WorkerQueue: Background tasks in JavaScript

One of the most enjoyable aspects of maintaining Sheetnode is getting to practice more JavaScript. Douglas Crockford called it the World's Most Misunderstood Programming Language and that's certainly how it's been for me until I decided to put a concerted effort in finding out more about it.

Sheetnode's underlying spreadsheet engine, SocialCalc, is entirely client-side, JavaScript-based. One of the most challenging parts of the engine is the recalculation mechanism: when a cell value changes, we need to recalculate all the cells that depend on its value. This recalculation happens client-side, but it should not hang the UI. To solve this, the code uses the only "asynchronous" mechanism available, namely DOM's window.setTimeout and window.setInterval. John Resig has a great in-depth article on what these functions do (and how they differ).

What if you wanted to execute a sequence of JavaScript operations, like Batch API but on the client-side? You would have to write your functions such that each step calls setTimeout to schedule the next one. This would make for ugly, hard-to-follow code - not "literate programming" by any stretch! That's where this simple JavaScript class I wrote comes in: WorkerQueue lets you push functions to be executed in sequence. Because you can instantiate several queues, you can have several concurrent tasks running on your browser, without hogging your UI.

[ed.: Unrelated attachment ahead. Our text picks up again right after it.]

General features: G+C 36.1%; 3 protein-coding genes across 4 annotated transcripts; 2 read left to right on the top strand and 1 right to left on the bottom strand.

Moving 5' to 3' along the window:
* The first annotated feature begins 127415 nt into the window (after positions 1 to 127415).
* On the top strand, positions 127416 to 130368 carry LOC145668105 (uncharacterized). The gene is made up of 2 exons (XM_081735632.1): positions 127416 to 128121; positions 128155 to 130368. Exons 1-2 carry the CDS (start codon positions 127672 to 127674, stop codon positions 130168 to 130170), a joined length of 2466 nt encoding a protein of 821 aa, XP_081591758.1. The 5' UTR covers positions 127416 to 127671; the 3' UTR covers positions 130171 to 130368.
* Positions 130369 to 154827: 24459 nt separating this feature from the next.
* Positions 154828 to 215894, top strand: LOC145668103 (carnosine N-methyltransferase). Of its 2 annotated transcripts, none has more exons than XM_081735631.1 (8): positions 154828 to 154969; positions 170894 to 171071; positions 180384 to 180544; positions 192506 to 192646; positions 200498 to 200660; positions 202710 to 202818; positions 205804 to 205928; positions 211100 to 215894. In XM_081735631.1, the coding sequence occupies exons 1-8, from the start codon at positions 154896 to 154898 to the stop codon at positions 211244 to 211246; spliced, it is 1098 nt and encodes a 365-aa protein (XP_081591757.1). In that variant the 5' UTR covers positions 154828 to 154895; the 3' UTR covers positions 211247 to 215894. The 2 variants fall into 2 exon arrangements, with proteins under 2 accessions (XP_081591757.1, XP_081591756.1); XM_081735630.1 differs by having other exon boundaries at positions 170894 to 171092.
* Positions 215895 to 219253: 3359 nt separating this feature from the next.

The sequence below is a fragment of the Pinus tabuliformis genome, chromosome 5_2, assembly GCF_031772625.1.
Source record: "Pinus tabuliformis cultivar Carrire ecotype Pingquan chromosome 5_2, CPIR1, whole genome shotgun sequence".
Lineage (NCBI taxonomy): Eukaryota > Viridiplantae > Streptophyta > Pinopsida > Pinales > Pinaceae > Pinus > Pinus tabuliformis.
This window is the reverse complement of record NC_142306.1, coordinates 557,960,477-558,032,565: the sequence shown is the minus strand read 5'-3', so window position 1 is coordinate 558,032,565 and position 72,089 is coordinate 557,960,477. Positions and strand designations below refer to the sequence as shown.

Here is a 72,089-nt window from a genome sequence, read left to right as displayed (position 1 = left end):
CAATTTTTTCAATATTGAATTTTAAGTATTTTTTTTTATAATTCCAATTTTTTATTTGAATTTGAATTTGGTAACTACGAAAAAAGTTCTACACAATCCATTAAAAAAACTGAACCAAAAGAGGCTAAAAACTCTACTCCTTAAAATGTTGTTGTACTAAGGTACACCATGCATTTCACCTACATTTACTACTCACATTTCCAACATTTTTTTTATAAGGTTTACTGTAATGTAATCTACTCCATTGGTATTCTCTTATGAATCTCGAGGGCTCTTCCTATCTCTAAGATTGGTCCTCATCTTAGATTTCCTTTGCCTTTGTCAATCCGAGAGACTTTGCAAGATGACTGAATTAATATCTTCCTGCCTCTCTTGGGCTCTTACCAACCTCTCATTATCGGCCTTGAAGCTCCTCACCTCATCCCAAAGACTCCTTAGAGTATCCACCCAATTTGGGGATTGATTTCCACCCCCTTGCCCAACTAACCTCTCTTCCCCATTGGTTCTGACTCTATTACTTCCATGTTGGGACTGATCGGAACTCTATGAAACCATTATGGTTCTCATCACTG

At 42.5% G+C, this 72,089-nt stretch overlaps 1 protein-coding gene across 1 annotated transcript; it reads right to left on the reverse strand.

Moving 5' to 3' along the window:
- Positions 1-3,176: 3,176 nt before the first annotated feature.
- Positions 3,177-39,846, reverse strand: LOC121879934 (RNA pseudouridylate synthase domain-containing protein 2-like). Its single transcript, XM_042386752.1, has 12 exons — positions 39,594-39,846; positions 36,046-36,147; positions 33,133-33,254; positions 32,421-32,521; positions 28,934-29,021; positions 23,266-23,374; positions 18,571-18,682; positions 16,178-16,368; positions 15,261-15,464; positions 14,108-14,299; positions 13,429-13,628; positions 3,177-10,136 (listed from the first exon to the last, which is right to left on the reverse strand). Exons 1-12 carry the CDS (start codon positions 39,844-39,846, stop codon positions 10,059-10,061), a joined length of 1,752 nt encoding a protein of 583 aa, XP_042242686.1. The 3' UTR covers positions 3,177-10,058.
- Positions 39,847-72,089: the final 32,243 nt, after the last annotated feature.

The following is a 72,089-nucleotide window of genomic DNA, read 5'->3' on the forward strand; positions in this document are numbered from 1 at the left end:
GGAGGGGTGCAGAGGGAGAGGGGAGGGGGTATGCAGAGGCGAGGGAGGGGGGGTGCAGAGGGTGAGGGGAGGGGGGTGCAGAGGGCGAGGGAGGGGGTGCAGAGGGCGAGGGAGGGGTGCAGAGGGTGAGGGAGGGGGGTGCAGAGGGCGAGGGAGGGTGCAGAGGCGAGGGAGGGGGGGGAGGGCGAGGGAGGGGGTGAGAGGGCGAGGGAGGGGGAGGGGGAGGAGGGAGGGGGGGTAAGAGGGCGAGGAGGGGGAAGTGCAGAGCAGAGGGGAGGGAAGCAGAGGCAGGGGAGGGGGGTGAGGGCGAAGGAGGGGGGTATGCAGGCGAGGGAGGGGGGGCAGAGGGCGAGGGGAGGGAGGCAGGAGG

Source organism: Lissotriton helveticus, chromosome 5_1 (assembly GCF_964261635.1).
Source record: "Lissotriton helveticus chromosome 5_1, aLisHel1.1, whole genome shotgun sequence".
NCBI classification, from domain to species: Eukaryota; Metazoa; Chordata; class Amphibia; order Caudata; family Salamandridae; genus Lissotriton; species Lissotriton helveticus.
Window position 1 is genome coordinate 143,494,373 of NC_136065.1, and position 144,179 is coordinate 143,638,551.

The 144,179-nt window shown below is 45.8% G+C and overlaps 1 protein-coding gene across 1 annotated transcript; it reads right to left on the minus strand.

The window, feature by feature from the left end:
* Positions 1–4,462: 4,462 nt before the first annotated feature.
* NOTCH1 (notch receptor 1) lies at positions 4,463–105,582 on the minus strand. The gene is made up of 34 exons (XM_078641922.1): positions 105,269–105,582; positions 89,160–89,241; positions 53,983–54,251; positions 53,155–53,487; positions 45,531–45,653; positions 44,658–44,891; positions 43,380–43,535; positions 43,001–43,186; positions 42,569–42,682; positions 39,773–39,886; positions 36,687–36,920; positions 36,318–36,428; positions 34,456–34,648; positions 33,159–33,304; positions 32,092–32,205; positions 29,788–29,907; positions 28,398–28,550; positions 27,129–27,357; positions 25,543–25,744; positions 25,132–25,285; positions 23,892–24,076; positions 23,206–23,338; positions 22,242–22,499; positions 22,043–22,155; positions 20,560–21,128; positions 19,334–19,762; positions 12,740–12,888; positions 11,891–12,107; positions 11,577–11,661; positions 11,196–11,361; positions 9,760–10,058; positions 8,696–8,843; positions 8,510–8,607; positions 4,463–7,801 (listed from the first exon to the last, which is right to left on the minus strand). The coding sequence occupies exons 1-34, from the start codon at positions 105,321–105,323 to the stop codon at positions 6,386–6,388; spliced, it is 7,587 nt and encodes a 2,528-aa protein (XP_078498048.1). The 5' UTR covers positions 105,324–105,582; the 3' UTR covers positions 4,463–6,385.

* WorkerQueue.js
* Class to handle long-running, asynchronous tasks.
WorkerQueue = function(frequency) {

  this.queue = [];
  this.timeout = 0;
  this.current = null;
  this.frequency = frequency;

  this.pop = function() {
    if (!this.current) {
      if (!this.queue.length) {
        this.timeout = 0;
      this.current = this.queue.shift();
    if (this.current()) {
      this.current = null;

  this.push = function(task) {
    var self = this;
    if (!this.timeout) {
      this.timeout = window.setInterval(function(){ self.pop(); }, this.frequency);

To use this, you need to instantiate your worker queues and fill them with functions that return true when they're done or false if they need to run again. Check github for a demo.


This very simple code was

This very simple code was picked up a few days later and greatly expanded upon. Gotta love open source :-)